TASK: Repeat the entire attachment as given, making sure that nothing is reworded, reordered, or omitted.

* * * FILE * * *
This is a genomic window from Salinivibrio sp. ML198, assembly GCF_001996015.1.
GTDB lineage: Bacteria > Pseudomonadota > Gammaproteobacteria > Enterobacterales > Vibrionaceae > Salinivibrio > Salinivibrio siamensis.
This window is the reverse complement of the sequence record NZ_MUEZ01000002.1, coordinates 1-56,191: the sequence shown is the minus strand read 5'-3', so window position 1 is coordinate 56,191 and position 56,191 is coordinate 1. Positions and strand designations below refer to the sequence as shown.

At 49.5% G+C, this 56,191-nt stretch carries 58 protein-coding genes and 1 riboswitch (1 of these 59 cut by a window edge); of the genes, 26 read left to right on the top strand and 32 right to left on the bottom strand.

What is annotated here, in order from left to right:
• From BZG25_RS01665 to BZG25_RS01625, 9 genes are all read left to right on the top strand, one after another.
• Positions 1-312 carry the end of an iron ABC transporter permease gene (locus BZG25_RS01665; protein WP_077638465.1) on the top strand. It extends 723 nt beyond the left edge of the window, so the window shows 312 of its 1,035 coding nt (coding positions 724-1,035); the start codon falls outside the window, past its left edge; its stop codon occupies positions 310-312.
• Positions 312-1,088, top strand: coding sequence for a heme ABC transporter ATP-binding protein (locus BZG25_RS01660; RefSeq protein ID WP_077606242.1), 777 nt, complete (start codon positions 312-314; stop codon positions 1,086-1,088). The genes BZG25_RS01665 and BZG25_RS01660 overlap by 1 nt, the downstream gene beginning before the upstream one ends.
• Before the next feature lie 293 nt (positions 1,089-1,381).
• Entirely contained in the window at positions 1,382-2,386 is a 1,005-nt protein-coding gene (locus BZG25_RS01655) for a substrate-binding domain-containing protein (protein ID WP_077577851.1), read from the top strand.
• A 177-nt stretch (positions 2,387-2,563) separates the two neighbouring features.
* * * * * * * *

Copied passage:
This is a genomic window from Salinivibrio sp. ML198, assembly GCF_001996015.1.
GTDB lineage: Bacteria > Pseudomonadota > Gammaproteobacteria > Enterobacterales > Vibrionaceae > Salinivibrio > Salinivibrio siamensis.
This window is the reverse complement of the sequence record NZ_MUEZ01000002.1, coordinates 1-56,191: the sequence shown is the minus strand read 5'-3', so window position 1 is coordinate 56,191 and position 56,191 is coordinate 1. Positions and strand designations below refer to the sequence as shown.

At 49.5% G+C, this 56,191-nt stretch carries 58 protein-coding genes and 1 riboswitch (1 of these 59 cut by a window edge); of the genes, 26 read left to right on the top strand and 32 right to left on the bottom strand.

What is annotated here, in order from left to right:
• From BZG25_RS01665 to BZG25_RS01625, 9 genes are all read left to right on the top strand, one after another.
• Positions 1-312 carry the end of an iron ABC transporter permease gene (locus BZG25_RS01665; protein WP_077638465.1) on the top strand. It extends 723 nt beyond the left edge of the window, so the window shows 312 of its 1,035 coding nt (coding positions 724-1,035); the start codon falls outside the window, past its left edge; its stop codon occupies positions 310-312.
• Positions 312-1,088, top strand: coding sequence for a heme ABC transporter ATP-binding protein (locus BZG25_RS01660; RefSeq protein ID WP_077606242.1), 777 nt, complete (start codon positions 312-314; stop codon positions 1,086-1,088). The genes BZG25_RS01665 and BZG25_RS01660 overlap by 1 nt, the downstream gene beginning before the upstream one ends.
• Before the next feature lie 293 nt (positions 1,089-1,381).
• Entirely contained in the window at positions 1,382-2,386 is a 1,005-nt protein-coding gene (locus BZG25_RS01655) for a substrate-binding domain-containing protein (protein ID WP_077577851.1), read from the top strand.
• A 177-nt stretch (positions 2,387-2,563) separates the two neighbouring features.